03 September, 2012

The Bengal Army and the Outbreak of the Indian Mutiny

The Bengal Army and the Outbreak of the Indian Mutiny

By- Saul David

In 1857 the Indian troops of the Bengal Army rose against their colonial masters. They were quickly joined by tens of thousands of discontented civilians in what was to become the bloodiest insurrection in the history of the British Empire.

For much of the last century, Indian and British scholars downplayed the importance of professional grievances in their accounts of why the military insurrection of 1857 took place. Most viewed the Bengal sepoys as uniformed peasants who were affected by the same social, economic and religious concerns as their civilian counterparts. They tended to identify the defence of caste and religion as the key to the military uprising, while regarding the latter as little more than a precursor to a general revolt. Yet this study’s identification of professional concerns as the essential cause of the Indian Mutiny is very much in line with the recent historiography of military revolts.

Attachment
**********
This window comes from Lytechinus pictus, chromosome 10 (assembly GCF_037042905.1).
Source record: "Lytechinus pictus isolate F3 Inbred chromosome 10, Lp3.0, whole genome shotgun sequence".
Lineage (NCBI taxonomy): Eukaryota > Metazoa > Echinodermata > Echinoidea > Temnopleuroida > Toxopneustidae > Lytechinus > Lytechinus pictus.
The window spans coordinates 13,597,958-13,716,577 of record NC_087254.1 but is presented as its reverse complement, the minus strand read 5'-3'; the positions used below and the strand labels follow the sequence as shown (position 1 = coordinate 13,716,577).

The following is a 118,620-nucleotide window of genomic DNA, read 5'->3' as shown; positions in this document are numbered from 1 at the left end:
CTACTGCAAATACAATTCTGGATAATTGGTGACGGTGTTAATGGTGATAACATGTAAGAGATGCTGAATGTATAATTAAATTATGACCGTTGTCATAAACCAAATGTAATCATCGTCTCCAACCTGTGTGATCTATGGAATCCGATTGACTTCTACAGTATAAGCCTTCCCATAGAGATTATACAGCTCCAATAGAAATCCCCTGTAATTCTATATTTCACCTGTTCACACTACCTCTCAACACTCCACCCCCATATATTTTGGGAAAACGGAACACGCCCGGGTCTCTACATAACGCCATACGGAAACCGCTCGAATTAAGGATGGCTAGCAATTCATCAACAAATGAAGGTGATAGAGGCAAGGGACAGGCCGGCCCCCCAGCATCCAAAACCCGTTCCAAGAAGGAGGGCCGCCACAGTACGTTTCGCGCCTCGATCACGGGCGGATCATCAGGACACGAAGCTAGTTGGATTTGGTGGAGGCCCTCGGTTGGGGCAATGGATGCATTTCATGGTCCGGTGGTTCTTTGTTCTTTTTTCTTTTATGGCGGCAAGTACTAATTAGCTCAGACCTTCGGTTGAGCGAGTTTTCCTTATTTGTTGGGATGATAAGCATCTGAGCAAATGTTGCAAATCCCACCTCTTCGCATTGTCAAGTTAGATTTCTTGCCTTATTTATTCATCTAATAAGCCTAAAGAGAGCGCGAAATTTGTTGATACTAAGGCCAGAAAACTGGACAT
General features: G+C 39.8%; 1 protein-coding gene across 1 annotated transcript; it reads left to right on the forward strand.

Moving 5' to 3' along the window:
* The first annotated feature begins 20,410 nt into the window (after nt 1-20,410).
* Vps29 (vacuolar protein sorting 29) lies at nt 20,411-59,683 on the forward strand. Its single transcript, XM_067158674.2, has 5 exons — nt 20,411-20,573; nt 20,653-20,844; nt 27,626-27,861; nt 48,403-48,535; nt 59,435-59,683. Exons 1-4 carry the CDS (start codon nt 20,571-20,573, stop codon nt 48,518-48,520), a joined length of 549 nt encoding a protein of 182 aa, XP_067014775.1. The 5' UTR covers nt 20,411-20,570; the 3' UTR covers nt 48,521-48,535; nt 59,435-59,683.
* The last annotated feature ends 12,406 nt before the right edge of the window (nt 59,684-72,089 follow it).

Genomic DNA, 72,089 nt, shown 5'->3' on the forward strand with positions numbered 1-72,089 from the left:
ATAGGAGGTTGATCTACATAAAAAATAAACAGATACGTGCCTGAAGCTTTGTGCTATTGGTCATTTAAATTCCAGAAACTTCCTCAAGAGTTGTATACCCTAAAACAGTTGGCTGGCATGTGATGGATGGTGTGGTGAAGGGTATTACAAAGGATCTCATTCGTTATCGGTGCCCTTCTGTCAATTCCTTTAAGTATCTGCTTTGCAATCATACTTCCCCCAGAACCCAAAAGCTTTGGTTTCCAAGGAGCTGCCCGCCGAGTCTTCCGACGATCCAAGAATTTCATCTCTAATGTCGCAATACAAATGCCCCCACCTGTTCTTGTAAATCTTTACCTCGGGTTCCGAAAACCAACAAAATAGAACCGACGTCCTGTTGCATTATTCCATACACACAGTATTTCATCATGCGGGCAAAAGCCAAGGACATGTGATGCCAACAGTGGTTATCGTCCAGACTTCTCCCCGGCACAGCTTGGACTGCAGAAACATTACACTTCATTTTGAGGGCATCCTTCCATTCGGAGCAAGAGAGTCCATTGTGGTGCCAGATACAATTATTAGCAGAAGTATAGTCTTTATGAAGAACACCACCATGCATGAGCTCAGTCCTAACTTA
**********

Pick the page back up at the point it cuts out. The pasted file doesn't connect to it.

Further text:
All armies have grievances relating to conditions of service, particularly pay, career prospects and relations with officers. What set a colonial force like the Bengal Army apart is that it was a volunteer mercenary force officered by men of a different race and religion. Its loyalty to its paymasters, therefore, was entirely dependent on the incentives for service outweighing the disincentives. David argues that by 1857 this was no longer the case: primarily because the number and seriousness of the sepoys’ grievances was increasing, while the Bengal Army’s control over its soldiers was weakening.

Saul David is Professor of War Studies at the University of Buckingham in the UK, and the author of several critically-acclaimed books on the wars of the Victorian period.

ISBN  978-81-7304-780-0    2009   400p.   Rs.995/ pounds 60

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